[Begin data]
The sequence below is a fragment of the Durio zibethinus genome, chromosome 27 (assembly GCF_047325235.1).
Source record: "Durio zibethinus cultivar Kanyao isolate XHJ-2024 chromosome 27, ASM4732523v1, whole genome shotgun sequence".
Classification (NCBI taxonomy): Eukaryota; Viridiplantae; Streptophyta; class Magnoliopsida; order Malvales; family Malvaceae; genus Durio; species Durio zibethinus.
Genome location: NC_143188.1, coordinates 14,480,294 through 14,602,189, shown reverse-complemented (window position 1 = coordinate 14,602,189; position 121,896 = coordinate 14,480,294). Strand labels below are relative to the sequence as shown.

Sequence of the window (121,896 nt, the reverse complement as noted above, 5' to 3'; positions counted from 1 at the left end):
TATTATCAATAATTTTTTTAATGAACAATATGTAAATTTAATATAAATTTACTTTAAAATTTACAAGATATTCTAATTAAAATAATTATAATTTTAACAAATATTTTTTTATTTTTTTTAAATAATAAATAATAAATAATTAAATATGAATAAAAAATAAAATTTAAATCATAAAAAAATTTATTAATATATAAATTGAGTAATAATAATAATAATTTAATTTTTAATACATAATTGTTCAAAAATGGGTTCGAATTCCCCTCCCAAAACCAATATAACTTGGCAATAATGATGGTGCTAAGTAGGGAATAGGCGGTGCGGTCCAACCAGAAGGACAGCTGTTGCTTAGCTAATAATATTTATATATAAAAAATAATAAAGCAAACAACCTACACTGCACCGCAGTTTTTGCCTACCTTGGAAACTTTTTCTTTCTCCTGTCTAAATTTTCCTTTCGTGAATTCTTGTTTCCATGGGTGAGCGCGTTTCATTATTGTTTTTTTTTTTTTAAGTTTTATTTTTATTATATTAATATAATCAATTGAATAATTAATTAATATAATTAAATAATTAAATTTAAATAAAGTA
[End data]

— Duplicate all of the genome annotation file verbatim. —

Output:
The sequence below is a fragment of the Durio zibethinus genome, chromosome 27 (assembly GCF_047325235.1).
Source record: "Durio zibethinus cultivar Kanyao isolate XHJ-2024 chromosome 27, ASM4732523v1, whole genome shotgun sequence".
Classification (NCBI taxonomy): Eukaryota; Viridiplantae; Streptophyta; class Magnoliopsida; order Malvales; family Malvaceae; genus Durio; species Durio zibethinus.
Genome location: NC_143188.1, coordinates 14,480,294 through 14,602,189, shown reverse-complemented (window position 1 = coordinate 14,602,189; position 121,896 = coordinate 14,480,294). Strand labels below are relative to the sequence as shown.

Sequence of the window (121,896 nt, the reverse complement as noted above, 5' to 3'; positions counted from 1 at the left end):
TATTATCAATAATTTTTTTAATGAACAATATGTAAATTTAATATAAATTTACTTTAAAATTTACAAGATATTCTAATTAAAATAATTATAATTTTAACAAATATTTTTTTATTTTTTTTAAATAATAAATAATAAATAATTAAATATGAATAAAAAATAAAATTTAAATCATAAAAAAATTTATTAATATATAAATTGAGTAATAATAATAATAATTTAATTTTTAATACATAATTGTTCAAAAATGGGTTCGAATTCCCCTCCCAAAACCAATATAACTTGGCAATAATGATGGTGCTAAGTAGGGAATAGGCGGTGCGGTCCAACCAGAAGGACAGCTGTTGCTTAGCTAATAATATTTATATATAAAAAATAATAAAGCAAACAACCTACACTGCACCGCAGTTTTTGCCTACCTTGGAAACTTTTTCTTTCTCCTGTCTAAATTTTCCTTTCGTGAATTCTTGTTTCCATGGGTGAGCGCGTTTCATTATTGTTTTTTTTTTTTTAAGTTTTATTTTTATTATATTAATATAATCAATTGAATAATTAATTAATATAATTAAATAATTAAATTTAAATAAAGTA